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Is the Value-Added Modeling a Solution to Education Reform?

The New York Times picked the issue on a national view of the standards to judge what teacher is better than another. As hard as this question seems to be answered, the value-added modeling calculates the value teachers add to their students’ achievement, based on changes in test scores from year to year and how the students perform compared with others in their grades.

 But as the NYT points out, no every teacher agrees on this topic and most are opposed to taking tests as a parameter to determine effectiveness. Teacher accountability continues to be iceberg point to Secretary Duncan and President Obama on education reform. While people outside the faculty groups claims for evaluation of teachers, they do their homework and explain why setting up a method to measure teacher accountability is not something easy to be done. 

 Edward Haertel, a Stanford professor co-author of Problems With the Use of Students Test Scores to Evaluate Teachers says that in the value-added modeling, "People are going to treat these scores as if they were reflections on the effectiveness of the teachers without any appreciation of how unstable they are."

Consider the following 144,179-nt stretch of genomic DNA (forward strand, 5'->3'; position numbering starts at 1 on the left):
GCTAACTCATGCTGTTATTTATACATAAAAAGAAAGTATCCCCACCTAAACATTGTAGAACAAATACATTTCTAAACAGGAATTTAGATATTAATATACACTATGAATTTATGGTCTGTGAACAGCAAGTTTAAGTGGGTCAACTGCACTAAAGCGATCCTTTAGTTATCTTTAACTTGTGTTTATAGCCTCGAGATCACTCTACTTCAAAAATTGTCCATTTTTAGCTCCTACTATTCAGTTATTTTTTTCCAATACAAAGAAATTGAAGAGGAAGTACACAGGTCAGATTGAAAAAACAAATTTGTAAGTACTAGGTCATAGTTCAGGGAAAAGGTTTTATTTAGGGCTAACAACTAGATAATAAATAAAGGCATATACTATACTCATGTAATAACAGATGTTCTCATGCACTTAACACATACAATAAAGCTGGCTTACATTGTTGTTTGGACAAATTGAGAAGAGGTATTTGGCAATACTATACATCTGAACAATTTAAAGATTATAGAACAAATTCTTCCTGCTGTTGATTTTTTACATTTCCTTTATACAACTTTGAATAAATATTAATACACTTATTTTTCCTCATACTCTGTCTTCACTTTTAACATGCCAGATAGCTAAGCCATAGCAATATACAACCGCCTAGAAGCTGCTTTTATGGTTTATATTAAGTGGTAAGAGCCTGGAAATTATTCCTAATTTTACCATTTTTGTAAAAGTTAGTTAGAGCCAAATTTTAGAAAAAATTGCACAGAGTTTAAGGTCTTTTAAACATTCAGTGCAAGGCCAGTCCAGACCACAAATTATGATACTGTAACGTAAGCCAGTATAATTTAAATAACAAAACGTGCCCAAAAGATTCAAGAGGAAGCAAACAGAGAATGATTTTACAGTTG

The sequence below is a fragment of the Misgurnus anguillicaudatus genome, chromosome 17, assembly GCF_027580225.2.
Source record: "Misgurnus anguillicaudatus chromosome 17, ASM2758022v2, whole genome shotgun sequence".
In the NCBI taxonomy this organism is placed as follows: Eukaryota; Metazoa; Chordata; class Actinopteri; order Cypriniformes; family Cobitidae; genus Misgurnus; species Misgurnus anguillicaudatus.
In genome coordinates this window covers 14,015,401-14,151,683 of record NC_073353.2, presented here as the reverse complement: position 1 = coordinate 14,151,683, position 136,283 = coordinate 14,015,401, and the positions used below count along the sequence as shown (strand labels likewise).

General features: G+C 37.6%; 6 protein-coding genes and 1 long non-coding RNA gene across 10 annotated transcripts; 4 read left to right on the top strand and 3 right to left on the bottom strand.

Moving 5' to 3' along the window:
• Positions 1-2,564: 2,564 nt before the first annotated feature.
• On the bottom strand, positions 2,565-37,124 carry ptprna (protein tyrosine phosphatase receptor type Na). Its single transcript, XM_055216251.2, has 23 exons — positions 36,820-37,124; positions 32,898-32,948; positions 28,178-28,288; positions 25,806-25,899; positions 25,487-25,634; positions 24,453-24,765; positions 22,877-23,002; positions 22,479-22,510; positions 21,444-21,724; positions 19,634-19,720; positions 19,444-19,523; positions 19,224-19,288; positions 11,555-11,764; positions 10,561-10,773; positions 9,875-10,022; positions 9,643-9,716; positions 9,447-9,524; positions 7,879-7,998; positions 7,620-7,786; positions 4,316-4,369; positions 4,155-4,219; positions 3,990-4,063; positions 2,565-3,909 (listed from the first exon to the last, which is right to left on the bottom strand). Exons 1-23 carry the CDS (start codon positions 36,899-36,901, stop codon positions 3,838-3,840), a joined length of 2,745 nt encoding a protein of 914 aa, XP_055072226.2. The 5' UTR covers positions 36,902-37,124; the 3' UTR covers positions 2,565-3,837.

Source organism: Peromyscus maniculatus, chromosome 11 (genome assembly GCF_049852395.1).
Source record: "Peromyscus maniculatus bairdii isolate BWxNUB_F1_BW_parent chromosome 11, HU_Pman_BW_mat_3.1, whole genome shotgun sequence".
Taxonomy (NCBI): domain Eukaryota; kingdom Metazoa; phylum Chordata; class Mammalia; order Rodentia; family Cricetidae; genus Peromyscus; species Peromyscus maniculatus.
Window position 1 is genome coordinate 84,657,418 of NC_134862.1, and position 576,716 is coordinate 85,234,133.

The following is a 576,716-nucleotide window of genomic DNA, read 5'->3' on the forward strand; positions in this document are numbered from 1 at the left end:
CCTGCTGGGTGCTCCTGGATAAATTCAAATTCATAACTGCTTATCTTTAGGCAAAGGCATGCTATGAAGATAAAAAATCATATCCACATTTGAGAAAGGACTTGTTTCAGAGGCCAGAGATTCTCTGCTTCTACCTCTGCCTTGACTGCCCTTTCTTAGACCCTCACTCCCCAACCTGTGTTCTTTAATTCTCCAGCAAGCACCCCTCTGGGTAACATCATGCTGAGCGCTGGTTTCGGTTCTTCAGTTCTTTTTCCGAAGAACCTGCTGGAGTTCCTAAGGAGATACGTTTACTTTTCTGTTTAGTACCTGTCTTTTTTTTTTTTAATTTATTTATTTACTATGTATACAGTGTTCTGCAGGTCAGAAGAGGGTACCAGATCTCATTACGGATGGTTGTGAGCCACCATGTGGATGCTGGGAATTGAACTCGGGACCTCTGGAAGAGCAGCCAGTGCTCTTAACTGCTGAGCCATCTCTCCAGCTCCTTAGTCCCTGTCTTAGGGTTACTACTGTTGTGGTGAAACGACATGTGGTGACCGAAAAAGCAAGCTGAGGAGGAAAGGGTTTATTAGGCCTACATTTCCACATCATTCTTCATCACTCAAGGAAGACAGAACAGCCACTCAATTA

On the other hand, William L. Sanders, a senior research manager for SAS, a company that does value-added estimates for districts in North Carolina, Tennessee and other states, added: "if you use rigorous, robust methods and surround them with safeguards, you can reliably distinguish highly effective teachers from average teachers and from ineffective teachers." 

 Whatever the method is, one thing is for sure, America needs better education and a new curricular design so the community can catch up with speedy changes that are happening thanks to technology.

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